Forty minutes south of Samcheok City is the Haeshindang Park – the Penis Park – where dozens of sculpted phalluses stand erect in defiance of an old folk curse. The collection ranges from hanging arrangements to three-meter-tall trunks of wood, sculpted by Korean artists to showcase anything from joy, spirituality, to sexuality. The small Folk Museum attached showcases penis-related art throughout the ages, as well as the history of the small fishing community.
The Penis Park is tragic in origin. A young couple, madly in love and soon to be wed, is split by tragedy when the high tide overtakes the woman in view of her fiancé on the shore. The next day, the number of fish caught dwindled. The following day, they dried up. The townspeople were said to be cursed and wondered what to do, that is, until a local fisherman relieved himself in the sea. The fish returned and men of the town took note. To appease the spurned woman’s inability to consummate, the virile statues were erected and placed in view of the shore. (It is unclear of whether peeing into the sea also brings good luck...)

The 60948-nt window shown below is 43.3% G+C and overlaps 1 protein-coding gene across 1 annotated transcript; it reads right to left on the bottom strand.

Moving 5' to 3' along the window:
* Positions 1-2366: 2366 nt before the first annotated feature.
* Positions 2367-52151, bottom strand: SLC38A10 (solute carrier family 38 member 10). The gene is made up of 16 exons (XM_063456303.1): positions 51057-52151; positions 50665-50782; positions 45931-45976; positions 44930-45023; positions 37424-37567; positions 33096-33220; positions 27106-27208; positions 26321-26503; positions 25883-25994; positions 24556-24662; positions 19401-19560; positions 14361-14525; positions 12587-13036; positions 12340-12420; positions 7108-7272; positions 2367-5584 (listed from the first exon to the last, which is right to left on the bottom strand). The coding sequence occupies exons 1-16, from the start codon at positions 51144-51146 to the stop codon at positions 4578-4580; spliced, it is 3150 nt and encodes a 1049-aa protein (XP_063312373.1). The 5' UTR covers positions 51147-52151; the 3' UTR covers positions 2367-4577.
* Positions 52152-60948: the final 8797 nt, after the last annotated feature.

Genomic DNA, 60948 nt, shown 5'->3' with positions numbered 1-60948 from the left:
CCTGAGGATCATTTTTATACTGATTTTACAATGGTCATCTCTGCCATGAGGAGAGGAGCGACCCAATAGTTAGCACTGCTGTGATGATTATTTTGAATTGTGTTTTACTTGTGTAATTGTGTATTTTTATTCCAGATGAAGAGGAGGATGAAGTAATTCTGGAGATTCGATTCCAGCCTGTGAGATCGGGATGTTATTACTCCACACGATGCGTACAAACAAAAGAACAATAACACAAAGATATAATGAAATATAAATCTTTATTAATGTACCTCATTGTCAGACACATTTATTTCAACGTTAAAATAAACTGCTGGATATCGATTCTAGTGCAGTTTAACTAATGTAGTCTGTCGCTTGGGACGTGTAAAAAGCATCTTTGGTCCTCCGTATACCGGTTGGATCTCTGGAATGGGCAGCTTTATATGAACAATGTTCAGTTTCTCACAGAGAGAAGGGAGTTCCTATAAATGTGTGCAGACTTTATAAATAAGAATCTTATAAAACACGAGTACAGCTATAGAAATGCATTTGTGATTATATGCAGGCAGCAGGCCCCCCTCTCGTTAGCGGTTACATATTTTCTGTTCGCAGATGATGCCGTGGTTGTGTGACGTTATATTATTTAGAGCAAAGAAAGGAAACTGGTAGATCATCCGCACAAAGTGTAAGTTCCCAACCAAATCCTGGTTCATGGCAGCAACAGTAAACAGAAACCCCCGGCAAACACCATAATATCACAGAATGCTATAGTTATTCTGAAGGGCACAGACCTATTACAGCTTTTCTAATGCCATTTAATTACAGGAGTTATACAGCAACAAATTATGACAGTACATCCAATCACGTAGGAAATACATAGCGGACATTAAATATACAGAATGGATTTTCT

It is a casual, mostly uphill hike with lots of shade and penis-shaped benches to picnic on, as you listen to hikers, young and old, giggle hysterically and leave small naughty gifts at the temple to appease the desperate woman of the shore. For a culture somewhat uptight about sexuality, this is the park where open sexuality (or at least the phallus) stands triumphant.